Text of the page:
The SOHC 427 Cammer was no big deal for Ford. It was more of a high dollar power play between Henry Ford and Bill France of NASCAR, and the fact that Henry knew he could win just about anything if he wanted to, because he had the money to outspend anyone! Enzo Ferrari found that out, after Mr. Ford spent a gazillion dollars developing a car that would dominate LeMans.
Henry Ford didn't like the fact that Chrysler was allowed to run a new hemi motor that was clearly an all-race custom motor and not anything a customer could actually buy in a showroom car. Bill France finally relented and banned the hemi until it was proven to be a production motor.
When the single overhead cam 427 was initially shown to Bill France at NASCAR he was not too happy about it. He wanted to put the brakes on the horsepower war because he feared the suspensions and tires, and the race tracks too, would not be able to handle much more power than they were allready racing. Ford was serious about this motor, began selling them to the general public, started production, and Bill France balked. He banned the motor with some sort of a trumped up reason, and when Ford showed him they were really serious and were actually in production, then he begrudgingly actually allowed Ford to run the motor, but with a severe weight penalty.
Part of the beauty of the original 427 was the fact that it is a light weight motor using "thinwall casting techniques" developed at Ford, which included allowing the blocks to cool slowly in an oven to avoid core shifting of the cylinders. As a result, having a big motor that was also light in weight, allowed the cars to handle better and also allowed the tires to last longer. So when Ford heard about all the weight Bill France wanted them to add to their cars, they realized then how futile it would be having a super powerful motor in a heavy car. Fuel milage would have also been an issue too.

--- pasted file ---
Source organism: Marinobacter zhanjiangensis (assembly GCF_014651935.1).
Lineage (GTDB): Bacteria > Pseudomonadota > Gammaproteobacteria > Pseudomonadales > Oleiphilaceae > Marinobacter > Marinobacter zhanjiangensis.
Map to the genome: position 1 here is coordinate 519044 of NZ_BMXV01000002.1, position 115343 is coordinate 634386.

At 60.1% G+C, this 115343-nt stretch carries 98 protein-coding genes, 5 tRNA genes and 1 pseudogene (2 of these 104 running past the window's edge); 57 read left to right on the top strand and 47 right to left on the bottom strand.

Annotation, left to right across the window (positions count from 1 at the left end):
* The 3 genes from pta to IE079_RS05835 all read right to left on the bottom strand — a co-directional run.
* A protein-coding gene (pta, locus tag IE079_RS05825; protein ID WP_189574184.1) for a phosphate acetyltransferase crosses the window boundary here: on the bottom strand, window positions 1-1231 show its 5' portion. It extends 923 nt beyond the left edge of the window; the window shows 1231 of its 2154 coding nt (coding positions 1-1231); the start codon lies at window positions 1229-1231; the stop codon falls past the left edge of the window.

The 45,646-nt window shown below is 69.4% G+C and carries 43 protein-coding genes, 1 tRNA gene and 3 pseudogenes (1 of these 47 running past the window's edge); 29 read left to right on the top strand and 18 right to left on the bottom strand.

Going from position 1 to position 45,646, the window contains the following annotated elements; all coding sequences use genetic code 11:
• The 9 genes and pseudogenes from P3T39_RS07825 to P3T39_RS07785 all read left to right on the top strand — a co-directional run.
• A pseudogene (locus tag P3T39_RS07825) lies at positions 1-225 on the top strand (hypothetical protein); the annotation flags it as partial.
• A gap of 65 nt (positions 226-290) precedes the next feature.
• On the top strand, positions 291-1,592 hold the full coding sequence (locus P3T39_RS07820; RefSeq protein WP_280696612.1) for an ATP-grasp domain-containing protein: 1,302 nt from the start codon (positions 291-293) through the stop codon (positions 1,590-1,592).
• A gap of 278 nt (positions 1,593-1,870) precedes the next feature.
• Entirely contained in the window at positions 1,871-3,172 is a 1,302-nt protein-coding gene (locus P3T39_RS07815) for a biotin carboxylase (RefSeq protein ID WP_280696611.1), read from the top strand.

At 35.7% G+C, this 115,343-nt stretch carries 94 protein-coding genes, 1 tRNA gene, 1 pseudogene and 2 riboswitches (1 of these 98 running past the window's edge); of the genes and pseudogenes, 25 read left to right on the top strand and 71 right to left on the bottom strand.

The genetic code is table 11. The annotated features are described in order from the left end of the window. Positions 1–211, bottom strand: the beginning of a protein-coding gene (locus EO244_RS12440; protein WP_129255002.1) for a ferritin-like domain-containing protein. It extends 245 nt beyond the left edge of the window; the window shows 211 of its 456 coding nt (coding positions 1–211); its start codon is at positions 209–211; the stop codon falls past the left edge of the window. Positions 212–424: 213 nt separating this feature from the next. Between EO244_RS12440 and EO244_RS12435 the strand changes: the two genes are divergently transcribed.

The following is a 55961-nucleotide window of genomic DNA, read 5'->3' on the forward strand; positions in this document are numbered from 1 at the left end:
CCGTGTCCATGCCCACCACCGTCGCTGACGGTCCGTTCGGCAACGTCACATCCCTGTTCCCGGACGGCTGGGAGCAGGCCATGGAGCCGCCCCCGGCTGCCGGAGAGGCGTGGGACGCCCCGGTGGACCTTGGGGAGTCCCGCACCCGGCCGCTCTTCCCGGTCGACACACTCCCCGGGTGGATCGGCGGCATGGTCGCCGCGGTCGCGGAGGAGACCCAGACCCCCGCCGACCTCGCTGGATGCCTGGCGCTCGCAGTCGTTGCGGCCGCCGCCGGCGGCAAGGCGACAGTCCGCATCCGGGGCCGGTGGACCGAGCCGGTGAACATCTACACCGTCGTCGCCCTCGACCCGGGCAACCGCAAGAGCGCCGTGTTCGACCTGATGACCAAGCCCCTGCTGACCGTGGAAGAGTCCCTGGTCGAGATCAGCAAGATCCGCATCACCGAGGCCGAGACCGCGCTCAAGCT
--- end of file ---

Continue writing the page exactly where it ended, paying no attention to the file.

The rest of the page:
Because of Ford engine technology of the day was already WAY beyond the capability of the 427 Cammer, we can only wonder what Ford would have done if the horsepower war actually was allowed to continue. Just look at what they did with a 255 cubic inch engine that was producing 825 horses back in 1964!
(Ford Racing Archives) Dearborn, Michigan, 1964. The sophisticated Ford DOHC Indy V8 engine -- pictured in a studio shot -- was designed to win the Indianapolis 500, and it would power Jim Clark to his victory at The Speedway in 1965. It started out as a 255 cubic inch, normally aspirated V8 which delivered 376HP @ 7,200 RPM, but by the end of its life -- when the engine program had been handed over to the care of A.J. Foyt -- it was reduced to 160 cubic inches of displacement and turbocharged to deliver over 825HP @ 9,600 RPM.
Oh and don't forget the DOHC Ford V8 of 18 liters, that Ford built for the Sherman Tank in WW-II. The Sherman tank should have been diesel for safety but for some reason the US decided it should get a gas engine and this is what FoMoCo came up with. Now THAT would make one heck of a motor for a Chris Craft Commander !!!!!!!!!!
A guy actually installed one of these in his Ford truck, ha, what a sense of humor!
The WW-II Ford DOHC V8, this is what I need in my 38 Commander (a pair of em)!
You have to wonder what the neighbors thought !!
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Over 40,000 of these tanks were built, many still exist in Europe.